PORT-AU-PRINCE, Haiti — The truckers filling Haiti's mass graves with bodies reported ever higher numbers: More than 150,000 quake victims have been buried by the government, an official said Sunday.
That doesn't count those still under the debris, carried off by relatives or killed in the outlying quake zone.
"Nobody knows how many bodies are buried in the rubble — 200,000? 300,000? Who knows the overall death toll?" said the official, Communications Minister Marie-Laurence Jocelyn Lassegue.
Dealing with the living, meanwhile, a global army of aid workers was getting more food into people's hands, but acknowledged falling short. "We wish we could do more, quicker," said U.N. World Food Program chief Josette Sheeran, visiting Port-au-Prince.
In the Cite Soleil slum, U.S. soldiers and Brazilian U.N. peacekeeping troops distributed food. Lunie Marcelin, 57, said the handouts will help her and six grown children "but it is not enough. We need more."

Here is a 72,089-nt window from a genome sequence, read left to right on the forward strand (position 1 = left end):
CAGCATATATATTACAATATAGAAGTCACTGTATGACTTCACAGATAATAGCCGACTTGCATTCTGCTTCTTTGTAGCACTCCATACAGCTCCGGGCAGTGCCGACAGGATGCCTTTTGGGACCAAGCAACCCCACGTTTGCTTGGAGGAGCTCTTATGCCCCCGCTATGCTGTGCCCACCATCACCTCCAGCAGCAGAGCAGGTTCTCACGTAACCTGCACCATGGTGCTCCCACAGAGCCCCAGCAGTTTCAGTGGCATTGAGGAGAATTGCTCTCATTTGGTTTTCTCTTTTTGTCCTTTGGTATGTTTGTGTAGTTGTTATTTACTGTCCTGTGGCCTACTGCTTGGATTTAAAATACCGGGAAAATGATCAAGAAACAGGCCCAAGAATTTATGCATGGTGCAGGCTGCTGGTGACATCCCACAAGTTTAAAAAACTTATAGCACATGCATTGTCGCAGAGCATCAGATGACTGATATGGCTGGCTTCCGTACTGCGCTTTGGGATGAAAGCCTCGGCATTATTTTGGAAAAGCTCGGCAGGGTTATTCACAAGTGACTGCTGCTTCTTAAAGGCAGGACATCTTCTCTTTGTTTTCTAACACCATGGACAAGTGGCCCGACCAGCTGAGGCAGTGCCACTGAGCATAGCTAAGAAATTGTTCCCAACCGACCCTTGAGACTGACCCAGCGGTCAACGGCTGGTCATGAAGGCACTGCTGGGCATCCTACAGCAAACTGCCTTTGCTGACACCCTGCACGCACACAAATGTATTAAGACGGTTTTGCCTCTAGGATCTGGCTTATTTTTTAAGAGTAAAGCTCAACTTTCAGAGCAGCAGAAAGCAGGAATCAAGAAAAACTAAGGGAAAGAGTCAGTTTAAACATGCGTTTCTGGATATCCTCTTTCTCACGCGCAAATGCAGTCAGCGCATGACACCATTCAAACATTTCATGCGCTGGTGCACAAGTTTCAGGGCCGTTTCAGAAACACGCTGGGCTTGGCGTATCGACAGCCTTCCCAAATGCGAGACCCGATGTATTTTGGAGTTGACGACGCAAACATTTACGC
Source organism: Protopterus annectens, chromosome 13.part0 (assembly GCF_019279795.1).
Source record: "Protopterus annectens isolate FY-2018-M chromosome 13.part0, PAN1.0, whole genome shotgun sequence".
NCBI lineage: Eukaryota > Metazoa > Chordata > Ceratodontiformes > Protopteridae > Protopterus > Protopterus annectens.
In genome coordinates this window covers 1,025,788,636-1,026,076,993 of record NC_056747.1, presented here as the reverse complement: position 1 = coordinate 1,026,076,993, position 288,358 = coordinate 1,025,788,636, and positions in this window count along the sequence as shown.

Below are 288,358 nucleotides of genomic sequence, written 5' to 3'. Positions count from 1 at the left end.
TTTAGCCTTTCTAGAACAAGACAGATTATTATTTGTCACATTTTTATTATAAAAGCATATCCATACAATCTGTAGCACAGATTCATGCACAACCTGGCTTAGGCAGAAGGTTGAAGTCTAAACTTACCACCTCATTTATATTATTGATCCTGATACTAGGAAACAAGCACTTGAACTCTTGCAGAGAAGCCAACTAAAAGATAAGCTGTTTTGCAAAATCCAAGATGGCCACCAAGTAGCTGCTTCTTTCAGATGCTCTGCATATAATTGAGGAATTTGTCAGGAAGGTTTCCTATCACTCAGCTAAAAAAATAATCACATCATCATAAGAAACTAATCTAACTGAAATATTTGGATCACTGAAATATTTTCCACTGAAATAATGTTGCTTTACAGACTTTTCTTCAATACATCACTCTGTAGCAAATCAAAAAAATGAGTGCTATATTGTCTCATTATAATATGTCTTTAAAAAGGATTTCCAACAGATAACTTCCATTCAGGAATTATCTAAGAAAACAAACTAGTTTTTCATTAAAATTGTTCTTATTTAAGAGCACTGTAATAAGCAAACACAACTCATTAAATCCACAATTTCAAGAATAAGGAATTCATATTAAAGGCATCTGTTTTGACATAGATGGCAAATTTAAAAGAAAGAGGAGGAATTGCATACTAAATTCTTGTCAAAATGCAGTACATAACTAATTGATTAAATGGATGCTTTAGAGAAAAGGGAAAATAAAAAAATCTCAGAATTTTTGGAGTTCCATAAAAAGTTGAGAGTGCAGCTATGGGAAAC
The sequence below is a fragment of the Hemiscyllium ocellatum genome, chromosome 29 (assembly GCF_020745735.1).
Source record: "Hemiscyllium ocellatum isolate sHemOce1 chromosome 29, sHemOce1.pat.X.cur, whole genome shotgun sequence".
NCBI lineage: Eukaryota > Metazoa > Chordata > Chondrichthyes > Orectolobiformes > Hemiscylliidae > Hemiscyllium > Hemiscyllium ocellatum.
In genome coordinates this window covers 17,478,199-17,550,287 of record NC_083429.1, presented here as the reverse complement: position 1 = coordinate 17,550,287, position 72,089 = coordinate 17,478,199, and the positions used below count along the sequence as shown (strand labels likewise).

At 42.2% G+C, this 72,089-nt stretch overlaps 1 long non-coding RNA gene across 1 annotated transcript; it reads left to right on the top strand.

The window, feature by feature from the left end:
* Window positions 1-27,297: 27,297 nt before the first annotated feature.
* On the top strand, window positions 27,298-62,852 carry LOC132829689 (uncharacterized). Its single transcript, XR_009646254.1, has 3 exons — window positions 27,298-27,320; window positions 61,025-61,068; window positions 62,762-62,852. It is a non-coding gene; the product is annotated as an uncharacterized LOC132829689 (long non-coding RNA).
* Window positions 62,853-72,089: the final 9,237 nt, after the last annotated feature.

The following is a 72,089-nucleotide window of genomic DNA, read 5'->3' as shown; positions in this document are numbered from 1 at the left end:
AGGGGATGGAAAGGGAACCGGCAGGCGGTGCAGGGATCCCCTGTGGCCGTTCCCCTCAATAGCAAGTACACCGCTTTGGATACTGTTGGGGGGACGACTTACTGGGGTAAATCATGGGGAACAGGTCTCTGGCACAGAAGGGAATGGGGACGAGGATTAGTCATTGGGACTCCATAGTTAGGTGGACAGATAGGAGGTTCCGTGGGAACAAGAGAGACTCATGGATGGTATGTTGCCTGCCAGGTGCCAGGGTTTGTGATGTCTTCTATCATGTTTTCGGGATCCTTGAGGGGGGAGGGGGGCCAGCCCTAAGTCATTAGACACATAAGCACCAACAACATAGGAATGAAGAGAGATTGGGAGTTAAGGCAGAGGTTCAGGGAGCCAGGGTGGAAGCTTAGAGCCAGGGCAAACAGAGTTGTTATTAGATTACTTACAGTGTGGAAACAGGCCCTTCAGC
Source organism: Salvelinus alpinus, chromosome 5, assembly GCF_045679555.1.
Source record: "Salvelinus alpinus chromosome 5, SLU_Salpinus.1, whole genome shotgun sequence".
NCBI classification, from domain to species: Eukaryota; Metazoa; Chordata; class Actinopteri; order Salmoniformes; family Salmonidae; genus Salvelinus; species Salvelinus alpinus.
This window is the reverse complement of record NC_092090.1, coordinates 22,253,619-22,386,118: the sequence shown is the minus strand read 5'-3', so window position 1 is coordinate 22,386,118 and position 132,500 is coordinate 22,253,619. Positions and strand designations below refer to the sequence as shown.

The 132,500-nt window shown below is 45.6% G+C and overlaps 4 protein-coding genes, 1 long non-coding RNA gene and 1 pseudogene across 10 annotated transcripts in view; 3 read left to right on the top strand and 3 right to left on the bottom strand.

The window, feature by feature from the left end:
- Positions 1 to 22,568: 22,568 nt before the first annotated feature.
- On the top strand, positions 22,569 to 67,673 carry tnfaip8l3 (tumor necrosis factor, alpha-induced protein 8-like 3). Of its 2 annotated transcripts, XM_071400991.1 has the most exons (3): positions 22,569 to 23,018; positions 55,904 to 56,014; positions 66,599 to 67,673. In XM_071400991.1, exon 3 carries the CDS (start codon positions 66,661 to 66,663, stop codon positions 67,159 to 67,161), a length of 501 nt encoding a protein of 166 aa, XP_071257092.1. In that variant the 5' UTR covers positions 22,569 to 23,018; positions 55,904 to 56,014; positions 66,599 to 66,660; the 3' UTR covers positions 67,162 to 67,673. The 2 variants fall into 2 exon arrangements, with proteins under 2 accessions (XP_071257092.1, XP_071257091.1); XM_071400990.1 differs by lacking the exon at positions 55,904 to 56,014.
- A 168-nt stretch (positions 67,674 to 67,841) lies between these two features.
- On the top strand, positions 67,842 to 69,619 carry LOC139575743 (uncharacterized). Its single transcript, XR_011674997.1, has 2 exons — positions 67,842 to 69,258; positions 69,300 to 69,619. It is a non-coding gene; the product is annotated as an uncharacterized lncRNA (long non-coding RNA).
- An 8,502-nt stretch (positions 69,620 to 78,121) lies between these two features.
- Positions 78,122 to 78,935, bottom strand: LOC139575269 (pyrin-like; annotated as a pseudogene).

Yet another aftershock, one of more than 50 since the quake Jan. 12, shook Port-au-Prince on Sunday, registering 4.7 magnitude, the U.S. Geological Survey said. There were no immediate reports of further damage.
The Haitian government was urging many of the estimated 600,000 homeless huddled in open areas of Port-au-Prince, a city of 2 million, to look for better shelter with relatives or others in the countryside. Some 200,000 were believed already to have done so.
In the aftermath of the 7.0-magnitude earthquake, the casualty estimates have been necessarily tentative. Lassegue told the Associated Press the government's figure of 150,000 buried, from the capital area alone, was reported by CNE, a state company collecting corpses and burying them north of Port-au-Prince.